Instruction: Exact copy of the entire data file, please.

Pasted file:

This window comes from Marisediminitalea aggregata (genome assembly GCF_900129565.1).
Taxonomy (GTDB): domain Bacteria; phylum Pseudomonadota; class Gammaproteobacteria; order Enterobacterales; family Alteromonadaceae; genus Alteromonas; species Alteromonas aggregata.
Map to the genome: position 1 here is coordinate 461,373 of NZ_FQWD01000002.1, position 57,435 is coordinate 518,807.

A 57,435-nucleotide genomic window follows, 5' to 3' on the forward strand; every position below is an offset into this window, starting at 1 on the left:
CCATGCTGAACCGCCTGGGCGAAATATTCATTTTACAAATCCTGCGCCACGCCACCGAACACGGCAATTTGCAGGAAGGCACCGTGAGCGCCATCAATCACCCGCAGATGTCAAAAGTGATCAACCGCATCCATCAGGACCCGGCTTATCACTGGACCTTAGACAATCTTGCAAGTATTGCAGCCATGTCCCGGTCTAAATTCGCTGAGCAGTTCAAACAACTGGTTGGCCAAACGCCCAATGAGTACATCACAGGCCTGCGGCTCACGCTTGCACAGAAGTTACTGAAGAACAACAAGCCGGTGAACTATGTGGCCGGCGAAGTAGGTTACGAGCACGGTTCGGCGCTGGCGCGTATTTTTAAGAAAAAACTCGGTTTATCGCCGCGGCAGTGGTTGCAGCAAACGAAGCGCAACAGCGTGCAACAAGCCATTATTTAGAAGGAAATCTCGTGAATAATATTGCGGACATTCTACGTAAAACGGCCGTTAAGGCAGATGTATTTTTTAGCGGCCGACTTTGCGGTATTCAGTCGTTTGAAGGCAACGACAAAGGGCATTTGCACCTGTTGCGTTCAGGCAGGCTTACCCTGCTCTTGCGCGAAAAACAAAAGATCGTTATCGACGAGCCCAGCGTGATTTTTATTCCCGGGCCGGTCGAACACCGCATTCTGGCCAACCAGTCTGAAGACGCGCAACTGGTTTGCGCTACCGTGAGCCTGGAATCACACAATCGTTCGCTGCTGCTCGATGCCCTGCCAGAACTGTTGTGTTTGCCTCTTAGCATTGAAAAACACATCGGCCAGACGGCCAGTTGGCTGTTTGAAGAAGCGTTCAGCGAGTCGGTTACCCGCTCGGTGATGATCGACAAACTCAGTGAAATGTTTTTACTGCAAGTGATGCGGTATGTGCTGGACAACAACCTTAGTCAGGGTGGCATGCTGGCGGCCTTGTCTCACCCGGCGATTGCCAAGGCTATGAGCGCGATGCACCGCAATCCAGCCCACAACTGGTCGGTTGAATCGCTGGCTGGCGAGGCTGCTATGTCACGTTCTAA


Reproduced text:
This window comes from Marisediminitalea aggregata (genome assembly GCF_900129565.1).
Taxonomy (GTDB): domain Bacteria; phylum Pseudomonadota; class Gammaproteobacteria; order Enterobacterales; family Alteromonadaceae; genus Alteromonas; species Alteromonas aggregata.
Map to the genome: position 1 here is coordinate 461,373 of NZ_FQWD01000002.1, position 57,435 is coordinate 518,807.

A 57,435-nucleotide genomic window follows, 5' to 3' on the forward strand; every position below is an offset into this window, starting at 1 on the left:
CCATGCTGAACCGCCTGGGCGAAATATTCATTTTACAAATCCTGCGCCACGCCACCGAACACGGCAATTTGCAGGAAGGCACCGTGAGCGCCATCAATCACCCGCAGATGTCAAAAGTGATCAACCGCATCCATCAGGACCCGGCTTATCACTGGACCTTAGACAATCTTGCAAGTATTGCAGCCATGTCCCGGTCTAAATTCGCTGAGCAGTTCAAACAACTGGTTGGCCAAACGCCCAATGAGTACATCACAGGCCTGCGGCTCACGCTTGCACAGAAGTTACTGAAGAACAACAAGCCGGTGAACTATGTGGCCGGCGAAGTAGGTTACGAGCACGGTTCGGCGCTGGCGCGTATTTTTAAGAAAAAACTCGGTTTATCGCCGCGGCAGTGGTTGCAGCAAACGAAGCGCAACAGCGTGCAACAAGCCATTATTTAGAAGGAAATCTCGTGAATAATATTGCGGACATTCTACGTAAAACGGCCGTTAAGGCAGATGTATTTTTTAGCGGCCGACTTTGCGGTATTCAGTCGTTTGAAGGCAACGACAAAGGGCATTTGCACCTGTTGCGTTCAGGCAGGCTTACCCTGCTCTTGCGCGAAAAACAAAAGATCGTTATCGACGAGCCCAGCGTGATTTTTATTCCCGGGCCGGTCGAACACCGCATTCTGGCCAACCAGTCTGAAGACGCGCAACTGGTTTGCGCTACCGTGAGCCTGGAATCACACAATCGTTCGCTGCTGCTCGATGCCCTGCCAGAACTGTTGTGTTTGCCTCTTAGCATTGAAAAACACATCGGCCAGACGGCCAGTTGGCTGTTTGAAGAAGCGTTCAGCGAGTCGGTTACCCGCTCGGTGATGATCGACAAACTCAGTGAAATGTTTTTACTGCAAGTGATGCGGTATGTGCTGGACAACAACCTTAGTCAGGGTGGCATGCTGGCGGCCTTGTCTCACCCGGCGATTGCCAAGGCTATGAGCGCGATGCACCGCAATCCAGCCCACAACTGGTCGGTTGAATCGCTGGCTGGCGAGGCTGCTATGTCACGTTCTAA